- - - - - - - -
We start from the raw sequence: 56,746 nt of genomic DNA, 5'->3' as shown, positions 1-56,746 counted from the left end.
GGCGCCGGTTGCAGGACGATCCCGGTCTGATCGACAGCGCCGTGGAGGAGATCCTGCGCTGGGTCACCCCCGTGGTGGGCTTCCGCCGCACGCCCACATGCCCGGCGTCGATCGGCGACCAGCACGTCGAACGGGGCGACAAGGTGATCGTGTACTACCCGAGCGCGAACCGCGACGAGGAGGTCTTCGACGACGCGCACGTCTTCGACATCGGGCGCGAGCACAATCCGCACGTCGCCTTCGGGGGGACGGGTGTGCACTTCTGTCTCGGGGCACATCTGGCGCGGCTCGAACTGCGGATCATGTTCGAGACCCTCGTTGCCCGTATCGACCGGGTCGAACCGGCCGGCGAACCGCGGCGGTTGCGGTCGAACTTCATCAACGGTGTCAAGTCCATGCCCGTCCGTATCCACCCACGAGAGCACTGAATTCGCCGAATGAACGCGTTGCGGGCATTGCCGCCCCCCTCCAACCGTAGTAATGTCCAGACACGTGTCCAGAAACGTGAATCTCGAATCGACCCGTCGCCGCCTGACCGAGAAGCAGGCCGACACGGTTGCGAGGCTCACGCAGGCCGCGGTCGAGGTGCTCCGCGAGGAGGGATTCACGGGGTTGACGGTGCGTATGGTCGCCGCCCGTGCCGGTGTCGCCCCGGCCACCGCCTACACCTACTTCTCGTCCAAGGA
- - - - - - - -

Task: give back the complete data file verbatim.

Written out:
We start from the raw sequence: 56,746 nt of genomic DNA, 5'->3' as shown, positions 1-56,746 counted from the left end.
GGCGCCGGTTGCAGGACGATCCCGGTCTGATCGACAGCGCCGTGGAGGAGATCCTGCGCTGGGTCACCCCCGTGGTGGGCTTCCGCCGCACGCCCACATGCCCGGCGTCGATCGGCGACCAGCACGTCGAACGGGGCGACAAGGTGATCGTGTACTACCCGAGCGCGAACCGCGACGAGGAGGTCTTCGACGACGCGCACGTCTTCGACATCGGGCGCGAGCACAATCCGCACGTCGCCTTCGGGGGGACGGGTGTGCACTTCTGTCTCGGGGCACATCTGGCGCGGCTCGAACTGCGGATCATGTTCGAGACCCTCGTTGCCCGTATCGACCGGGTCGAACCGGCCGGCGAACCGCGGCGGTTGCGGTCGAACTTCATCAACGGTGTCAAGTCCATGCCCGTCCGTATCCACCCACGAGAGCACTGAATTCGCCGAATGAACGCGTTGCGGGCATTGCCGCCCCCCTCCAACCGTAGTAATGTCCAGACACGTGTCCAGAAACGTGAATCTCGAATCGACCCGTCGCCGCCTGACCGAGAAGCAGGCCGACACGGTTGCGAGGCTCACGCAGGCCGCGGTCGAGGTGCTCCGCGAGGAGGGATTCACGGGGTTGACGGTGCGTATGGTCGCCGCCCGTGCCGGTGTCGCCCCGGCCACCGCCTACACCTACTTCTCGTCCAAGGA